Eczema is a form of dermatitis, or inflammation of the upper layers of the skin. Cause of eczema include other diseases, irritating substances, allergies and your genetic makeup. Signs and symptoms of eczema can vary widely during the early phases. Between 2 and 6 months of age (and almost always before the age of 5 years), children with eczema usually develop itchy, dry, red skin and small bumps on their cheeks, forehead, or scalp. The rash may spread to the extremities (the arms and legs) and the trunk, and red, crusted, or open lesions may appear on any area affected. People with eczema also may have asthma and certain allergies, such as hay fever. For some, food allergies (such as allergies to cow’s milk, soy, eggs, fish, or wheat) may bring on or worsen eczema. Allergies to animal dander, rough fabrics, and dust may also trigger the condition in some people.
Approximately 10 percent to 20 percent of the world population is affected by this chronic. Eczema can occur on just about any part of the body; however, in infants, eczema typically occurs on the forehead, cheeks, forearms, legs, scalp, and neck. Eczema cannot be cured, but you can prevent some types of eczema by avoiding irritants, stress and the things you are allergic to. Try not to scratch the irritated area on your skin even if it itches. Anti-itch drugs, often antihistamine, may reduce the itch during a flare up of eczema, and the reduced scratching in turn reduces damage & irritation to the skin. Capsaicin applied to the skin acts as a counter irritant. Other agents that act on nerve transmissions, like menthol, also have been found to mitigate the body’s itch signals, providing some relief.
Moisturizing is one of the most important self-care treatments for sufferers of eczema. Avoid physical and mental stress. Eating right, light activity, and adequate sleep will help you stay healthy, which can help prevent flares. Soaps and harsh detergent should not be used on affected skin because they can strip natural skin oils and lead to excessive dryness. Avoid environmental factors that trigger allergies (e.g., pollens, molds, mites, and animal dander). Avoid wearing tight-fitting, rough, or scratchy clothing. Naloxone hydrochloride and dibucaine suppress the itch cycle in atopic-dermatitis model mice as well. Oral cortisosteroids such as prednisolone may also be prescribed in severe cases. Do not expect a quick response. Light therapy using ultraviolet light can help control eczema.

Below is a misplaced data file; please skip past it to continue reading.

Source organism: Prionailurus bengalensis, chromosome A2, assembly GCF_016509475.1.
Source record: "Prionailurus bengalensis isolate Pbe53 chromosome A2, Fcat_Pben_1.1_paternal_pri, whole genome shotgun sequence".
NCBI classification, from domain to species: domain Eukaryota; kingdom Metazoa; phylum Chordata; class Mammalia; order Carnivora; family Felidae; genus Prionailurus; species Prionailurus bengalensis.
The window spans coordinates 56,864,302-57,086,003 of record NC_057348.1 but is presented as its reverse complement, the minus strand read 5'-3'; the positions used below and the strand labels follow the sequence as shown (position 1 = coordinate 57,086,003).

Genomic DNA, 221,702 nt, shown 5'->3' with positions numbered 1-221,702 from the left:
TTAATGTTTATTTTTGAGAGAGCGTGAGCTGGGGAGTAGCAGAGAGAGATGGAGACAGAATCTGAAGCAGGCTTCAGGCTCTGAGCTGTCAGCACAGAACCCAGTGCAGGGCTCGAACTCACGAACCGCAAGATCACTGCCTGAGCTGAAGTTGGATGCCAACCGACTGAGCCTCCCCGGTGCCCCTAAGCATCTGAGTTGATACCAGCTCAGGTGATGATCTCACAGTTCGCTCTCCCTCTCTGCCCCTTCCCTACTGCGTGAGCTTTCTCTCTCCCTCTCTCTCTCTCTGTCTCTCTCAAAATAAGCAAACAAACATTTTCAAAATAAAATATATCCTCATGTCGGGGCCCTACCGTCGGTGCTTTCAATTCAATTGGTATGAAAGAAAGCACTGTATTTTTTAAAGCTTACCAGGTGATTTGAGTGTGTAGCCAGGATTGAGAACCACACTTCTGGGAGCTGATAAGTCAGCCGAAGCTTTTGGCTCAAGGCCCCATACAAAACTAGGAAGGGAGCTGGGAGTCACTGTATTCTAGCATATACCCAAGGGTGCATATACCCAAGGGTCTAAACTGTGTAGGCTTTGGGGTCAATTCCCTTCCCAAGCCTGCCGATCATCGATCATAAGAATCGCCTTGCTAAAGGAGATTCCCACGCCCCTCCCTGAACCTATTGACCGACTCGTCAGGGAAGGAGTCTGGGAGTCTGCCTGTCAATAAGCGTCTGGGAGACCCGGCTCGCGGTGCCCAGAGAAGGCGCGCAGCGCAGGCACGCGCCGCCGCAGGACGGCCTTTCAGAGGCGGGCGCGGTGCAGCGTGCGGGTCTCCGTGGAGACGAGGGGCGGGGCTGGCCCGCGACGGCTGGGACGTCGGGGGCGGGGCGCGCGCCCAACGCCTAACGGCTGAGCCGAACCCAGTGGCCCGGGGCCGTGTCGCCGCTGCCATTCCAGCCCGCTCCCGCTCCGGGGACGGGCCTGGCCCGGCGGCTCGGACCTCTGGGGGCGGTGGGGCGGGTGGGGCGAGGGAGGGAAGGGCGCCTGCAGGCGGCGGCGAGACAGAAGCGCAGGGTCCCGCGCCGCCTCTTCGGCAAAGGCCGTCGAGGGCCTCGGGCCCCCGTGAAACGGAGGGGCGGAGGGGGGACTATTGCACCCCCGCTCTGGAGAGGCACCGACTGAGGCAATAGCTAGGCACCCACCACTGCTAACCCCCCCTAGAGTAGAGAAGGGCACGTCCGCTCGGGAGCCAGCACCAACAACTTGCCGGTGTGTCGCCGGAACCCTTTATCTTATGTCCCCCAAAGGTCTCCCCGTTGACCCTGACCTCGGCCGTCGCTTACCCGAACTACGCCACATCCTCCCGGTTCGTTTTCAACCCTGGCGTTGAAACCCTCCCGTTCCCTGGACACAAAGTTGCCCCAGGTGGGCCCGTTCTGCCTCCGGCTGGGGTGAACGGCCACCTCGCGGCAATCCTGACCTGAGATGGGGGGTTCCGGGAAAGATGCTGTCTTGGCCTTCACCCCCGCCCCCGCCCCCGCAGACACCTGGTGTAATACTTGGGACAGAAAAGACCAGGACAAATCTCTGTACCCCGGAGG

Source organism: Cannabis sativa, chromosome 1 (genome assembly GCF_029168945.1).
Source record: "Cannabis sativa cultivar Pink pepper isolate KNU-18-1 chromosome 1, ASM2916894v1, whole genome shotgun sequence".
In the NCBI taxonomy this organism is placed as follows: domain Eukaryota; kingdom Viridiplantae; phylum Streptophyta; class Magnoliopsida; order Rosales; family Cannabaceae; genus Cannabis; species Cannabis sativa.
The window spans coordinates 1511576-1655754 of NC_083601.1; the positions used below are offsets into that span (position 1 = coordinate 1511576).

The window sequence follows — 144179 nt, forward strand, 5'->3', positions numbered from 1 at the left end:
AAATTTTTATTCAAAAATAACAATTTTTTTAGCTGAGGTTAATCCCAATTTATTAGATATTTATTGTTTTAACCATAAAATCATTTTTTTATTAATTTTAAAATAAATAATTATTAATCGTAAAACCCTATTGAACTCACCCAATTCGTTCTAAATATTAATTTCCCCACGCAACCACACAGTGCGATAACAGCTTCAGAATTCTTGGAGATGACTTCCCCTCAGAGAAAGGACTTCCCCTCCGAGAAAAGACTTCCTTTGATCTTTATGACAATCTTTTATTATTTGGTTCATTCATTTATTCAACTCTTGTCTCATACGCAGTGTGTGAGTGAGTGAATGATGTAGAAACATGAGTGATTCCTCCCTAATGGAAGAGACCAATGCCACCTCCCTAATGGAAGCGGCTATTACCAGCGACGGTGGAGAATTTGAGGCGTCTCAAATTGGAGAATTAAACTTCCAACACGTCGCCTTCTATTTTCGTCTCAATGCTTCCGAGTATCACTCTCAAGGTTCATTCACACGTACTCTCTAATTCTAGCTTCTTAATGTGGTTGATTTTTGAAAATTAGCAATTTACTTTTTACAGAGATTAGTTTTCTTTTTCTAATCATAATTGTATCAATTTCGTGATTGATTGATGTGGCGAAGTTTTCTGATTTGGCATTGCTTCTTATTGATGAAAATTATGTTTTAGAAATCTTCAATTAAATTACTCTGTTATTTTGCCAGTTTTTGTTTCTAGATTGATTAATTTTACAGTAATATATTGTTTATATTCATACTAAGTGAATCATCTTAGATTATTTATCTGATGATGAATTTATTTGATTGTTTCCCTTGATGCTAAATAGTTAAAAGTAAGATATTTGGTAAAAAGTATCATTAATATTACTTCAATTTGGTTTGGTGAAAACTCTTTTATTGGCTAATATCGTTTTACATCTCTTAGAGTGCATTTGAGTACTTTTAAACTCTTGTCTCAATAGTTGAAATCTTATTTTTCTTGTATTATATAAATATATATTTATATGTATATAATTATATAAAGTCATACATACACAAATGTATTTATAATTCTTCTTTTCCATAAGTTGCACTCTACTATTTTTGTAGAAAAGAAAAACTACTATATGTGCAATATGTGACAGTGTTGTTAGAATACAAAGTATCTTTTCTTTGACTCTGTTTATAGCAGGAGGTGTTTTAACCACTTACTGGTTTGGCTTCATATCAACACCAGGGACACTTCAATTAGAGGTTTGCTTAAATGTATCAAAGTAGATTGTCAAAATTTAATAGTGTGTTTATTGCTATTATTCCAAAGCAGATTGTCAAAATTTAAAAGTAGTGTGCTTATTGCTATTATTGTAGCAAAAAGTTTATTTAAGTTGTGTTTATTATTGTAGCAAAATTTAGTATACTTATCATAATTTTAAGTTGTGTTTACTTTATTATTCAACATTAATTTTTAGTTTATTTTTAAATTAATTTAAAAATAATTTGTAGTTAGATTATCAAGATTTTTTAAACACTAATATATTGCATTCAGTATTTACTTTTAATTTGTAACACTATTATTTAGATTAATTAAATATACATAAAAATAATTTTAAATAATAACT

Eczema Treatment and Prevntion Tips
1. Avoid physical and mental stress.
2. Avoid wearing tight-fitting, rough, or scratchy clothing.
3. Light therapy using ultraviolet light can help control eczema.
4. UVA is mostly used, but UVB and Narrow Band UVB are also used.
5. Oral cortisosteroids such as prednisolone may also be prescribed in severe cases.
6. Apply an nonprescription steroid cream (hydrocortisone) along with anti-itching lotion.
7. Avoid environmental factors that trigger allergies (e.g., pollens, molds, mites, and animal dander).
8. Avoid excessive scrubbing and toweling after bathing your child. Instead, gently pat your child’s skin dry.
9. Apply a teaspoon of sandalwood paste mixed with a teaspoon of camphor to the affected areas.
10. Apply cool compresses (such as a wet, cool washcloth) on the irritated areas of your child’s skin to ease itching.